"Often I'll give them a strategy and the next week they'll say they tried it and it didn't work so then I'll remind them about consistency and they'll say they tried it twice and it still didn't work. So I'll remind them about consistency again."

"Families love it when you remember what you said to them the week before," Sandy says.

Jigsaw's involvement with a family can last from several months to several years.

"We are supporting healthy interpersonal relationships and forming attachment between the child and the parent which is pivotal for children to thrive," Gael said.

It's often simple things like how to talk to them, listen to them and set appropriate structures in the home.

Atea Rongo-Raea travels to the Waimarino area once a week to work alongside whānau.
Atea Rongo-Raea travels to the Waimarino area once a week to work alongside whānau.

Jigsaw receives about 200 referrals a year to its social work service. About half of the families are referred through various health services where a problem with a child has been identified. There are some self-referrals.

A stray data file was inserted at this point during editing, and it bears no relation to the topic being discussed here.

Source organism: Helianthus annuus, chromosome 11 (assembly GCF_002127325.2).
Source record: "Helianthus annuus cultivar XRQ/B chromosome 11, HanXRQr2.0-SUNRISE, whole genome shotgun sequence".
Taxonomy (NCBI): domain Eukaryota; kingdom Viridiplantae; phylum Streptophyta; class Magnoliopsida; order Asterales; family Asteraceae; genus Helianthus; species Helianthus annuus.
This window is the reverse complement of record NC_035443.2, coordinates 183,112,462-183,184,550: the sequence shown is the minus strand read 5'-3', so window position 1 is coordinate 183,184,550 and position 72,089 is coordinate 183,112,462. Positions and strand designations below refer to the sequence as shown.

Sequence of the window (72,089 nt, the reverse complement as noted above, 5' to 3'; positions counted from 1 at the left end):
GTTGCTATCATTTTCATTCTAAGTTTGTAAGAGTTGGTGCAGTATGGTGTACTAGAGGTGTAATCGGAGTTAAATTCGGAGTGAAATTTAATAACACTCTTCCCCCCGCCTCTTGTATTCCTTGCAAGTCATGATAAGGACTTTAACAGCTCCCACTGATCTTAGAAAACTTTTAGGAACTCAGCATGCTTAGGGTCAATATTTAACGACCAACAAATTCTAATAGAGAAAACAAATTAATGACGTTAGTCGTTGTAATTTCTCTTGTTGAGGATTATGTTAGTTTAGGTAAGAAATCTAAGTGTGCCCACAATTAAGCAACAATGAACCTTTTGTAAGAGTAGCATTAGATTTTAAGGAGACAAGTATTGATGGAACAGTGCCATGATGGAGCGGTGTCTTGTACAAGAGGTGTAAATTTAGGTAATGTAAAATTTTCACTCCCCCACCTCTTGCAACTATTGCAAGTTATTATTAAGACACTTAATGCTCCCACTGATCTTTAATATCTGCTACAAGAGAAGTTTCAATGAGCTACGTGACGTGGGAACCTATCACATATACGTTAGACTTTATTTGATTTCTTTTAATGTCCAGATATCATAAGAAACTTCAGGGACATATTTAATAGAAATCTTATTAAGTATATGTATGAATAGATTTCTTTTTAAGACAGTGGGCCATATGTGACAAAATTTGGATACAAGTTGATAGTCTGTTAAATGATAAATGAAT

For just less than half of the referrals, the team does brief work with them which involves linking them to services, giving advice or putting them on a parenting programme. Just over half are more intensive.

The referrals are called "requests for service" and require input from the families. They are asked to assess themselves against statements about concerns/stresses they may be facing rather than the referrer filling it in, giving them investment in the process.

When a request for service comes in, Gael allocates a family to a social worker.

"I try to do a 'good match', knowing our team's strengths and the different resources they work with," she said.

Gael says the social workers restore dignity to the families by behaving with dignity.